Using Photoshop’s Calculations tool for black and white conversion

2012-09-15 by . 5 comments

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Convert from colour to punchy black and white in just a few clicks

One of Photoshop’s strengths (and, some would say, its weaknesses) is that there are usually various ways to achieve any given task. Black and white conversion is no exception, and in this post I’m going to show you a technique I often use to get quick, punchy black and white shots. It’s called the Calculations tool, and it works by taking two user-specified colour channels and blending them using a layer blending mode. It’s fast, simple, and gives good contrasty results.

Start by loading up the colour shot you want to convert. Then simply click Image > Calculations. You are presented with the following dialog box:

The Calculations dialog

Here you can choose the two colour channels you want to blend, and the mode you want to blend them with. What you choose here depends on what results you want.

A good starting point is to set one channel to Red, another to Green, and the blend mode to Overlay. Boom, instant punchy black and white! You can change the channels selected to see what effect they have: experiment.  The modes i use most are overlay, soft light and multiply. Overlay and soft light give very punchy results, with strong blacks and whites, while using multiply with both channels set to Red gives great dramatic dark skies. You can change the opacity of the blend underneath the blend mode dropdown, which alters the strength of the effect. Once you have decided on the settings you want, change the last dropdown from New Channel to New Document and click OK.

You now have a new black and white image. You will note, however, that the image mode is set to ‘Alpha’. Before you can edit the image in any useful way, you first need to convert this to RGB. To do this, click Image > Mode > RGB. You can now edit the image as you would any other.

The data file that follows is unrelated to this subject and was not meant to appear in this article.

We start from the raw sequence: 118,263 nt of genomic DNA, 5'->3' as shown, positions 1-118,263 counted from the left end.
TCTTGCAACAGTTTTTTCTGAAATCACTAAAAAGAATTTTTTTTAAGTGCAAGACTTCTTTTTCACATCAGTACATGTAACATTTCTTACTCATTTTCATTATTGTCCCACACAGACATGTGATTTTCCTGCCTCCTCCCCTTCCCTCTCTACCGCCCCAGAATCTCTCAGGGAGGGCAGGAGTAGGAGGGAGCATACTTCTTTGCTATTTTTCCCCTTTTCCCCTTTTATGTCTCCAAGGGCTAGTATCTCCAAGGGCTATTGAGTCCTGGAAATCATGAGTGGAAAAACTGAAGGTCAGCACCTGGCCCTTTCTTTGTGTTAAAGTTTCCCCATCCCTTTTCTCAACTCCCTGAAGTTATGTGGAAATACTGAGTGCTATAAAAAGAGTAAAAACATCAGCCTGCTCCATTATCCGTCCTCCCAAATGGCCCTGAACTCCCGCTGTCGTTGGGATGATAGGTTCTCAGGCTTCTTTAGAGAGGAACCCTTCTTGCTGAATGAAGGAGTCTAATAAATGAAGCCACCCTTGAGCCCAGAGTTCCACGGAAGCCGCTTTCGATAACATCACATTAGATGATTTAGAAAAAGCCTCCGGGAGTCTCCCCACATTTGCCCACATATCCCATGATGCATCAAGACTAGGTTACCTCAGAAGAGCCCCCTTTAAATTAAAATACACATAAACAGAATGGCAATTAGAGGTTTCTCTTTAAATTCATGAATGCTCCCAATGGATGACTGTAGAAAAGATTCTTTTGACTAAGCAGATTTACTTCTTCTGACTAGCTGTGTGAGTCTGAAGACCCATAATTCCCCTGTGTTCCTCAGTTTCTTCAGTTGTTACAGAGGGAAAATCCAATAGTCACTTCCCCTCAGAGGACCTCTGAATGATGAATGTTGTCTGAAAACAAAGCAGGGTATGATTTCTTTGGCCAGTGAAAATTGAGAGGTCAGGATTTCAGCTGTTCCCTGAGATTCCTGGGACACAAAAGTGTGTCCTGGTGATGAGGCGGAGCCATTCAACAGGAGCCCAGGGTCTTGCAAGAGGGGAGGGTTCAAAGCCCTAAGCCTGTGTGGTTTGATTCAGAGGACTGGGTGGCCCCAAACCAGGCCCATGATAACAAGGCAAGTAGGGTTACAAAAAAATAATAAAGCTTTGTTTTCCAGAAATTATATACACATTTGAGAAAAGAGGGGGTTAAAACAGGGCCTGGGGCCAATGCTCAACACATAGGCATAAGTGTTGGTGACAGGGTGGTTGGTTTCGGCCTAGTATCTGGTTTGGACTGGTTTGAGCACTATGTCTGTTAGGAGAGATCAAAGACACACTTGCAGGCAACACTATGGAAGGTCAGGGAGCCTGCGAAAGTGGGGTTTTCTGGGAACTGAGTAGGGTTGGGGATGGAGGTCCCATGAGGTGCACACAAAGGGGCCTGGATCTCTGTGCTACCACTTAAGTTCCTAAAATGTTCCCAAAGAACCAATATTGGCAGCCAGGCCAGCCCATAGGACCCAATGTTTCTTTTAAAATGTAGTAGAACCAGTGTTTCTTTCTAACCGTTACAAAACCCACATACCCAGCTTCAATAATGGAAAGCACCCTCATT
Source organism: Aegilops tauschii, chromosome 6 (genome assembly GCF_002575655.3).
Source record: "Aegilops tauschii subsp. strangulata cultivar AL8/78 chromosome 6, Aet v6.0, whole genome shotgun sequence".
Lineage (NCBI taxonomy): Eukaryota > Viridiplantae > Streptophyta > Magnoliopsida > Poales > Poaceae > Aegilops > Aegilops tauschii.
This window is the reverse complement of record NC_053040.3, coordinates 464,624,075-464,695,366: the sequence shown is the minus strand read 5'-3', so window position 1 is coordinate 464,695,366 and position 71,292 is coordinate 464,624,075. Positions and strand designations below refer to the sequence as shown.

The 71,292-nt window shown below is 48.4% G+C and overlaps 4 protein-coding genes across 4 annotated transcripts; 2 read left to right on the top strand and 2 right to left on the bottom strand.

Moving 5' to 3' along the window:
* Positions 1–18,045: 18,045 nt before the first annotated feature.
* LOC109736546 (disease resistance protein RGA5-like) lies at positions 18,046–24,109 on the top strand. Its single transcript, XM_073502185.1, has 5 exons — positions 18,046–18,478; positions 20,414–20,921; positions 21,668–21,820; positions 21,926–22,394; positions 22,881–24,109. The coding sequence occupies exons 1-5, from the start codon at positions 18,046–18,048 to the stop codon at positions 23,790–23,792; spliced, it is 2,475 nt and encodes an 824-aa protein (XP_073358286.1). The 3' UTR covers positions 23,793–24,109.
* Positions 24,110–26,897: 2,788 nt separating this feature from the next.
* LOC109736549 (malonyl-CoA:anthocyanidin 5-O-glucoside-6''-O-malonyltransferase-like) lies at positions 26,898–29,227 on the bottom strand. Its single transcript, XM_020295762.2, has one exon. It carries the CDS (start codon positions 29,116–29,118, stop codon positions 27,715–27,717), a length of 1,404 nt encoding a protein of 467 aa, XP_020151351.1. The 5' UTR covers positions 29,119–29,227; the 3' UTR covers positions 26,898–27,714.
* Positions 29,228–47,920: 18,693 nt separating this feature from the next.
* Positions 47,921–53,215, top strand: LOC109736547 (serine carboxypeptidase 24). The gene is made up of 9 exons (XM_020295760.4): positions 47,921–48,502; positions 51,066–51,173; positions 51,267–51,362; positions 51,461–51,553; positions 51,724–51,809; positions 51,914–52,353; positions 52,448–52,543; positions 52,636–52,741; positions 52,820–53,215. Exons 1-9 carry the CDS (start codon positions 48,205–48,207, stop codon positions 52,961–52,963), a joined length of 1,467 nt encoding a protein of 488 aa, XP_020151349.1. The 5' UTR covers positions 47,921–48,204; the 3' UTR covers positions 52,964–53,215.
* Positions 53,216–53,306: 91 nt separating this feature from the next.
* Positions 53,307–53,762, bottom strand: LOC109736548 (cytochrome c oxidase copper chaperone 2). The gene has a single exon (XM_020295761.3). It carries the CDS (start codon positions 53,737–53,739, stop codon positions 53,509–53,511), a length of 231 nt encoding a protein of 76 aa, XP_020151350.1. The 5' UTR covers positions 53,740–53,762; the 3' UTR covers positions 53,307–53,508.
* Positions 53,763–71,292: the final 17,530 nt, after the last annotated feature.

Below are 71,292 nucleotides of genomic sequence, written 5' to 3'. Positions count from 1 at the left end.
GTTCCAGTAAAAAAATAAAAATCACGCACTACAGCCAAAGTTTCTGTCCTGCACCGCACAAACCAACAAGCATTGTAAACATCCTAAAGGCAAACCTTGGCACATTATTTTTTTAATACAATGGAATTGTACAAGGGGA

You can, of course, perform the Calculations command multiple times on the same colour image using different settings. In the image below, I converted the colour original once using a Red/Green Overlay calculation to get the foreground, and then again with Red/Red Multiply to get the sky, and then blended the two shots using the technique detailed in this post.

Blend exposures for best results

Next time you want to convert a shot to black and white, give Calculations a try, and let us know how you get on.


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  • francesco says:

    I didn’t know this tool. How are the two channels combined? What happens to the third channel? And finally: how does it compare with LR tools, is there some equivalent way, since in LR black-and-white conversion offers many slider for each colour?

    • ElendilTheTall says:

      The two channels are blended in the same way as they would be if you manually stripped them out of the image, placed them as two layers, and set the blending mode of the top layer accordingly. I believe the third channel is discarded.

      I have no idea how it compares to Lightroom’s tools as I have never used Lightroom, but I imagine they are similar to Photoshop’s Black & White adjustment. They offer a very flexible approach and there’s nothing wrong with them by any means – Calculations is just another, perhaps quicker, way to go about conversion.

  • shelly says:

    How to save it… When I save the image I got the same pic not b&w

  • mike says:

    same trouble here – how to save it? The background is still in colour

    • This technique does not create a black and white image, it creates a selection. If you look in your channels palette, you will see it as Alpha 1. When you look at the black and white image, you are looking at just the individual channel, not the RGB image.

      To create a black and white image that you can save, create a new layer at the top of your layer stack, and fill it with black. The go to the Select menu, choose load selection, and choose Alpha 1 (or whatever your alpha channel is called. With the selection active, fill it with white. Now you have a layer that has your black and white image on it.

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